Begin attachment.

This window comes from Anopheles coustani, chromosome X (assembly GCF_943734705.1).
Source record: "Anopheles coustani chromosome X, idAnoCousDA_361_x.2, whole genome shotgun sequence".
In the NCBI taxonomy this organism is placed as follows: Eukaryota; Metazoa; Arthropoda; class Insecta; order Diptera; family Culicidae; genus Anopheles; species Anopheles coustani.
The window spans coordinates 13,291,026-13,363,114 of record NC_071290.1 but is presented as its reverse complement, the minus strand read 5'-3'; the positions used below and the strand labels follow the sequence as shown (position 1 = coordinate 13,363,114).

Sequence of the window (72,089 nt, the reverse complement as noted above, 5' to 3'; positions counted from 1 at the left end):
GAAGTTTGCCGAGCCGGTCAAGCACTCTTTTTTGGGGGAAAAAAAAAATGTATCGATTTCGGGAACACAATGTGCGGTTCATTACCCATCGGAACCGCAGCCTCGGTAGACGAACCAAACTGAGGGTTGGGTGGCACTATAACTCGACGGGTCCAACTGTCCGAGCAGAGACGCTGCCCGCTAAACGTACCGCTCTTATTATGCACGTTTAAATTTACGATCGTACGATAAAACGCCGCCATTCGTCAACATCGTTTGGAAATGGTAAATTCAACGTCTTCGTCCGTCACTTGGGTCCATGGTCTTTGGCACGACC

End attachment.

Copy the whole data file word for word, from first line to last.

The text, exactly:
This window comes from Anopheles coustani, chromosome X (assembly GCF_943734705.1).
Source record: "Anopheles coustani chromosome X, idAnoCousDA_361_x.2, whole genome shotgun sequence".
In the NCBI taxonomy this organism is placed as follows: Eukaryota; Metazoa; Arthropoda; class Insecta; order Diptera; family Culicidae; genus Anopheles; species Anopheles coustani.
The window spans coordinates 13,291,026-13,363,114 of record NC_071290.1 but is presented as its reverse complement, the minus strand read 5'-3'; the positions used below and the strand labels follow the sequence as shown (position 1 = coordinate 13,363,114).

Sequence of the window (72,089 nt, the reverse complement as noted above, 5' to 3'; positions counted from 1 at the left end):
GAAGTTTGCCGAGCCGGTCAAGCACTCTTTTTTGGGGGAAAAAAAAAATGTATCGATTTCGGGAACACAATGTGCGGTTCATTACCCATCGGAACCGCAGCCTCGGTAGACGAACCAAACTGAGGGTTGGGTGGCACTATAACTCGACGGGTCCAACTGTCCGAGCAGAGACGCTGCCCGCTAAACGTACCGCTCTTATTATGCACGTTTAAATTTACGATCGTACGATAAAACGCCGCCATTCGTCAACATCGTTTGGAAATGGTAAATTCAACGTCTTCGTCCGTCACTTGGGTCCATGGTCTTTGGCACGACC